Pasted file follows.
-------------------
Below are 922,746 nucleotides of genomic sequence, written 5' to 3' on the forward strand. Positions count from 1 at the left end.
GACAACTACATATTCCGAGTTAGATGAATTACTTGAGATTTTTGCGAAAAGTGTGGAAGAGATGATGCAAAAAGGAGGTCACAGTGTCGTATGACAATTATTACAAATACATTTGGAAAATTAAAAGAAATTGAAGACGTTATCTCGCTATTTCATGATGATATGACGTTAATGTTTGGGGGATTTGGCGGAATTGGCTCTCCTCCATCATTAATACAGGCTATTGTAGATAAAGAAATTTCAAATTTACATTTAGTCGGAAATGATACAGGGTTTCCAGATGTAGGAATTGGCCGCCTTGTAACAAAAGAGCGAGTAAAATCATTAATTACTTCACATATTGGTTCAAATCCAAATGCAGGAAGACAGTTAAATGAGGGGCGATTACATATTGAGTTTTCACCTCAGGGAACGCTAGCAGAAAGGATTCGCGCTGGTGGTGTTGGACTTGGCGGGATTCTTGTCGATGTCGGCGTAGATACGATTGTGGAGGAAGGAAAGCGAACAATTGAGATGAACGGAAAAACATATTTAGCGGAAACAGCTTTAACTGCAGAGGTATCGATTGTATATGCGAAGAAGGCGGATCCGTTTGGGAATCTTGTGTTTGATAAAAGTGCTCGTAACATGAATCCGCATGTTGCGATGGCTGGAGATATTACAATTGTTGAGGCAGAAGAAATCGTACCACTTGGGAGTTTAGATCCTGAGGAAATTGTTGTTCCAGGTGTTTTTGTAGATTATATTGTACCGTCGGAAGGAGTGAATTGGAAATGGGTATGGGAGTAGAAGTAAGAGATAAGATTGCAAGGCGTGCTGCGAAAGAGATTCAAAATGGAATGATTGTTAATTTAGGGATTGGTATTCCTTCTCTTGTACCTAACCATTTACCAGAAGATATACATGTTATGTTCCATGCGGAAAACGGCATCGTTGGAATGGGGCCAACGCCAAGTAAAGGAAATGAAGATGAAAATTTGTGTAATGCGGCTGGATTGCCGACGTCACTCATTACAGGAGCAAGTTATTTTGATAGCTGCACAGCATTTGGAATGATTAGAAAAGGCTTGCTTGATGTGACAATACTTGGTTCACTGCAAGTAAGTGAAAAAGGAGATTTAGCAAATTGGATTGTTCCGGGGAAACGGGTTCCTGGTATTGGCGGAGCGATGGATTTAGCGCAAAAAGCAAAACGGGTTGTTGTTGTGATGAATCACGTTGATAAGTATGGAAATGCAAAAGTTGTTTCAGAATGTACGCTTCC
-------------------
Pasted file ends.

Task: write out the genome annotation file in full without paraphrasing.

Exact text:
Below are 922,746 nucleotides of genomic sequence, written 5' to 3' on the forward strand. Positions count from 1 at the left end.
GACAACTACATATTCCGAGTTAGATGAATTACTTGAGATTTTTGCGAAAAGTGTGGAAGAGATGATGCAAAAAGGAGGTCACAGTGTCGTATGACAATTATTACAAATACATTTGGAAAATTAAAAGAAATTGAAGACGTTATCTCGCTATTTCATGATGATATGACGTTAATGTTTGGGGGATTTGGCGGAATTGGCTCTCCTCCATCATTAATACAGGCTATTGTAGATAAAGAAATTTCAAATTTACATTTAGTCGGAAATGATACAGGGTTTCCAGATGTAGGAATTGGCCGCCTTGTAACAAAAGAGCGAGTAAAATCATTAATTACTTCACATATTGGTTCAAATCCAAATGCAGGAAGACAGTTAAATGAGGGGCGATTACATATTGAGTTTTCACCTCAGGGAACGCTAGCAGAAAGGATTCGCGCTGGTGGTGTTGGACTTGGCGGGATTCTTGTCGATGTCGGCGTAGATACGATTGTGGAGGAAGGAAAGCGAACAATTGAGATGAACGGAAAAACATATTTAGCGGAAACAGCTTTAACTGCAGAGGTATCGATTGTATATGCGAAGAAGGCGGATCCGTTTGGGAATCTTGTGTTTGATAAAAGTGCTCGTAACATGAATCCGCATGTTGCGATGGCTGGAGATATTACAATTGTTGAGGCAGAAGAAATCGTACCACTTGGGAGTTTAGATCCTGAGGAAATTGTTGTTCCAGGTGTTTTTGTAGATTATATTGTACCGTCGGAAGGAGTGAATTGGAAATGGGTATGGGAGTAGAAGTAAGAGATAAGATTGCAAGGCGTGCTGCGAAAGAGATTCAAAATGGAATGATTGTTAATTTAGGGATTGGTATTCCTTCTCTTGTACCTAACCATTTACCAGAAGATATACATGTTATGTTCCATGCGGAAAACGGCATCGTTGGAATGGGGCCAACGCCAAGTAAAGGAAATGAAGATGAAAATTTGTGTAATGCGGCTGGATTGCCGACGTCACTCATTACAGGAGCAAGTTATTTTGATAGCTGCACAGCATTTGGAATGATTAGAAAAGGCTTGCTTGATGTGACAATACTTGGTTCACTGCAAGTAAGTGAAAAAGGAGATTTAGCAAATTGGATTGTTCCGGGGAAACGGGTTCCTGGTATTGGCGGAGCGATGGATTTAGCGCAAAAAGCAAAACGGGTTGTTGTTGTGATGAATCACGTTGATAAGTATGGAAATGCAAAAGTTGTTTCAGAATGTACGCTTCC